“I have had play dates where parents have said to me that they do not believe in imaginary play as they see it as a ludicrous waste of time. Well, not in this house, we spend a lot of time every day imagining, going on journey’s, dressing up etc etc.”
It really saddens me that parents are not aware of the value of imaginative play to young children. I completely understand that as parents we want our children to be intelligent and to succeed academically. I get that. My question is, “Don’t we want our children to be successful, well rounded individuals?’”
If so, then we must also value imaginative play for the many learning opportunities it provides for children.
Imaginative play is not a waste of time. Educational researchers have reported the benefits to children’s language, learning and social potential since the 1960’s!
Provides children with a ‘safe’ avenue for acting out the ideas they are developing about the world. By safe, I mean without the judgment or interference of adults.
Let me give you an example. Immy and I recently went on a play date with a new group of children we had not previously met. Immy is just two, the other children ranged from 2 1/2- 3 1/2. During the course of the play date, there were a couple of incidents involving sharing and turn taking (or rather the absence of it) amongst the children, which is completely normal for children within this age range. At one stage, Immy and another little boy tussled over a play teapot and Immy had difficultly understanding why it wasn’t yet her turn, even though she was saying, “My turn now.” We had a few tears of frustration which I know are simply a normal part of being two and learning about the world.
Shortly after we got home, I heard Immy saying, “My turn now. Share. You share.” I peeked around the corner and saw her sitting with her two mini dolls in hand acting out what had happened earlier at the play date. Through her imaginative play she was trying to make sense of the social world, her play was helping to reinforce the life lessons she is learning.
Aids language development: Studies have found that children engaging in role play use much more explicit, descriptive language in their play, thus developing a richer, more complex vocabulary. Especially when engaging with other children in dramatic play (role play and make believe play).
Here is another example, this one is taken from the daily dairy of my former child care centre and involves three 4 year old boys and their educator;
D transformed into a Mexican dancer, with sombrero on head and a musical dancing stick in his hand. He twirled and swirled, sashayed and jiggled, tapped with his feet and threw his stick lightly into the air. He did this for quite some time, clearly absorbed in his dancing routine. J soon followed with a sombrero and dancing stick of his own. The two danced and danced, oblivious to all else.
Educator: “Hey Mexican dancers! Time to go to sleep. It’s night time.”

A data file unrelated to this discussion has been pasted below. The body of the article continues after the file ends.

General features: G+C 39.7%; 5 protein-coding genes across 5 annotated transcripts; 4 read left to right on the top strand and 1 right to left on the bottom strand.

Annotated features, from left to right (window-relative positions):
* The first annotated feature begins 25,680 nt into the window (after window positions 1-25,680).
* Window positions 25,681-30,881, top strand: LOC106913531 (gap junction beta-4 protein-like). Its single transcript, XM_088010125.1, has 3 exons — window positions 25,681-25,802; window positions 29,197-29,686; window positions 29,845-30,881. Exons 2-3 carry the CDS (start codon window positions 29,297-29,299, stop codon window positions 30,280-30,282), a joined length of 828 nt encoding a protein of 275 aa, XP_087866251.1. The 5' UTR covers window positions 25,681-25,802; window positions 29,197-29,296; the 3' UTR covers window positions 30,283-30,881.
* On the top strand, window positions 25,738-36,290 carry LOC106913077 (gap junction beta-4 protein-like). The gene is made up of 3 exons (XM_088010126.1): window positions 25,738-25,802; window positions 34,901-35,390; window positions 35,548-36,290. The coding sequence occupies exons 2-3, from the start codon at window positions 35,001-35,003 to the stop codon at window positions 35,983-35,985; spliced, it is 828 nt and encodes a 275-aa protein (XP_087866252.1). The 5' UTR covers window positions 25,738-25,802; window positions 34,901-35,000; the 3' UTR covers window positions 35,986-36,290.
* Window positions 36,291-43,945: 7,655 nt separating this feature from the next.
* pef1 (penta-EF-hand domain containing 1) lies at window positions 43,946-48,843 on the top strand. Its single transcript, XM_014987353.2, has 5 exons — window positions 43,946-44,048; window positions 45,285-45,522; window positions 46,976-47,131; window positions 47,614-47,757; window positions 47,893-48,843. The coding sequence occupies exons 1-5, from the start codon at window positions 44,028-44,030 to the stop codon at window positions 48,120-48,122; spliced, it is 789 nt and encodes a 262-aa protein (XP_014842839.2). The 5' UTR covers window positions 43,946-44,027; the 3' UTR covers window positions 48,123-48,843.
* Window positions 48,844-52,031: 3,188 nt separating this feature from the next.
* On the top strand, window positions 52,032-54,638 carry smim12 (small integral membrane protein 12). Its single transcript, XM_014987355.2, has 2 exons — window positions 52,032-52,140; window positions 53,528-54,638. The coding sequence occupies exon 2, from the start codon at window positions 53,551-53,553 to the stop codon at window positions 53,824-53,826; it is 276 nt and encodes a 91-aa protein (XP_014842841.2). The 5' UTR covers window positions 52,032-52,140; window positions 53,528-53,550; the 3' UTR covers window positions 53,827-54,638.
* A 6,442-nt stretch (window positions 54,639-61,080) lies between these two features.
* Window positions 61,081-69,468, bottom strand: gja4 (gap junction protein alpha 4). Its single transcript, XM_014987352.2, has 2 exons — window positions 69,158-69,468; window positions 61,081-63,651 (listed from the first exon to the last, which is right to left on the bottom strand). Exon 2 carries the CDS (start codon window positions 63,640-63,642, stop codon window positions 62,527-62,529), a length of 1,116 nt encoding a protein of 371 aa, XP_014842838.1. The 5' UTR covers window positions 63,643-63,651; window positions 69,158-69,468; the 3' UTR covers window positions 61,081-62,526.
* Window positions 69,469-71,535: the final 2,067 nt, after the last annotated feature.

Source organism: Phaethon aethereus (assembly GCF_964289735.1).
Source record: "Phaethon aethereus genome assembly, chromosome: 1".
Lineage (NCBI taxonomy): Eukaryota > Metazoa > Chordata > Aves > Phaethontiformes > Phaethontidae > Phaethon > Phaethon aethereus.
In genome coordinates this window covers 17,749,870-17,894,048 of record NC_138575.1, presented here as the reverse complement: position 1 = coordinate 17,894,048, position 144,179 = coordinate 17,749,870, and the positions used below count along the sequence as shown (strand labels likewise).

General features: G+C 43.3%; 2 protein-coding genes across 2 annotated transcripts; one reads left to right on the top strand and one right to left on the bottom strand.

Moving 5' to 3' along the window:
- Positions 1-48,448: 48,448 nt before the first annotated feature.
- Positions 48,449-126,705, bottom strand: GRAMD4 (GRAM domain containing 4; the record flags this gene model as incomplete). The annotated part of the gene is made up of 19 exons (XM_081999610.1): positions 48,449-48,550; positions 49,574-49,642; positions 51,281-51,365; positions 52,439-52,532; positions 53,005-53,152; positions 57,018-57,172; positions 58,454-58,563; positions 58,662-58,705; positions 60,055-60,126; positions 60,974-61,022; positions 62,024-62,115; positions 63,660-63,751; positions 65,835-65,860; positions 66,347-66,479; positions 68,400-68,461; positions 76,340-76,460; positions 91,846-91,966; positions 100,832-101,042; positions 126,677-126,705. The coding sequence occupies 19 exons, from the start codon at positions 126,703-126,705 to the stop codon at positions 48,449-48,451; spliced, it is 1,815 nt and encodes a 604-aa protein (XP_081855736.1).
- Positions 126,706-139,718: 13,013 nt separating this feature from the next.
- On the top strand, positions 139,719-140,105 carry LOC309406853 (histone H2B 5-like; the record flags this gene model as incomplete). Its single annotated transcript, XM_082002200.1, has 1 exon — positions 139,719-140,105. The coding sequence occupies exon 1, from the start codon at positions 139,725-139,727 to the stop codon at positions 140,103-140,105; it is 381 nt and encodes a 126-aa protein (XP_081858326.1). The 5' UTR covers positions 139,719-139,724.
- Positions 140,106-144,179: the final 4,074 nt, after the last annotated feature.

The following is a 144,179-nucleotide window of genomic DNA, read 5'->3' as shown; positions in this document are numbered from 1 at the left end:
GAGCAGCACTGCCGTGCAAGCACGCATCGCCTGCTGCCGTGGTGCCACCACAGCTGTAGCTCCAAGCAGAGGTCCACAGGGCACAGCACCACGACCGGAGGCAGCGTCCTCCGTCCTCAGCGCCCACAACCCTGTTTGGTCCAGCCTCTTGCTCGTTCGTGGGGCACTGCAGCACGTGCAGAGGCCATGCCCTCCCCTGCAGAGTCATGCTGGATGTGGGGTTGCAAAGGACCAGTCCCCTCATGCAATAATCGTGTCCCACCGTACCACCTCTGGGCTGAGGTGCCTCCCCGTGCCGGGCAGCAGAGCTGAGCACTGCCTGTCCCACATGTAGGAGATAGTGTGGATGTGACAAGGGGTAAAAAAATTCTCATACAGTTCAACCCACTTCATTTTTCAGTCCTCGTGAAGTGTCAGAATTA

D: “It’s night time… but I don’t want to sleep. I’m having my show…I’m not tired.”
J: “I’m ALLERGIC to sleep.”
Educator: “What? Allergic to sleep?” (amused)
J: “Yes, when I sleep noodles will come out of my nose.”
D: “Yes, I’m allergic to sleep too and when I sleep noodles will come out of my nose.”
Educator: “Is that so…”
M (onlooker): “I’m allergic to dancing!”
I see this as a wonderful example of children experimenting with language and its many meanings through their imaginative play.
Aids emotional development: It helps children to develop empathy and consideration of others and allows them to express their own feelings and emotions, both positive and negative. Think of a child soothing a doll to sleep or alternatively, grumbling at the doll to ‘eat up her dinner.’
Aids social development: Imaginative play allows children to practice social skills and demonstrate their understanding of social roles, for example, how to enter a group and how to negotiate with other children. These are all essential skills, necessary for living a full and happy life within the broader community.
Provides for extended play: Young children engage and persevere in imaginative play over extended periods of time. Often for much longer periods then they demonstrate in other forms of play.
When we look at the list of skills employers are seeking in the working world of today (Skills for Success: What Employers Want – from Graduate Careers Australia), a strong emphasis is placed on the skills of;
- Team work
- Creative problem solving
- Emotional intelligence
- Interpersonal skills
- Community involvement
The development of these skills is just as important as their academic ability. In fact, in some professional fields, they are actually more important. Imaginative play alone, with other children, or with interested adults, will help to develop these important lifelong skills.
So you tell me, is imaginative play just a waste of time?
- Tips for Parents: Embracing Pretend Play
- Encouraging Independent Play
- Loose Parts for Creative and Imaginative Play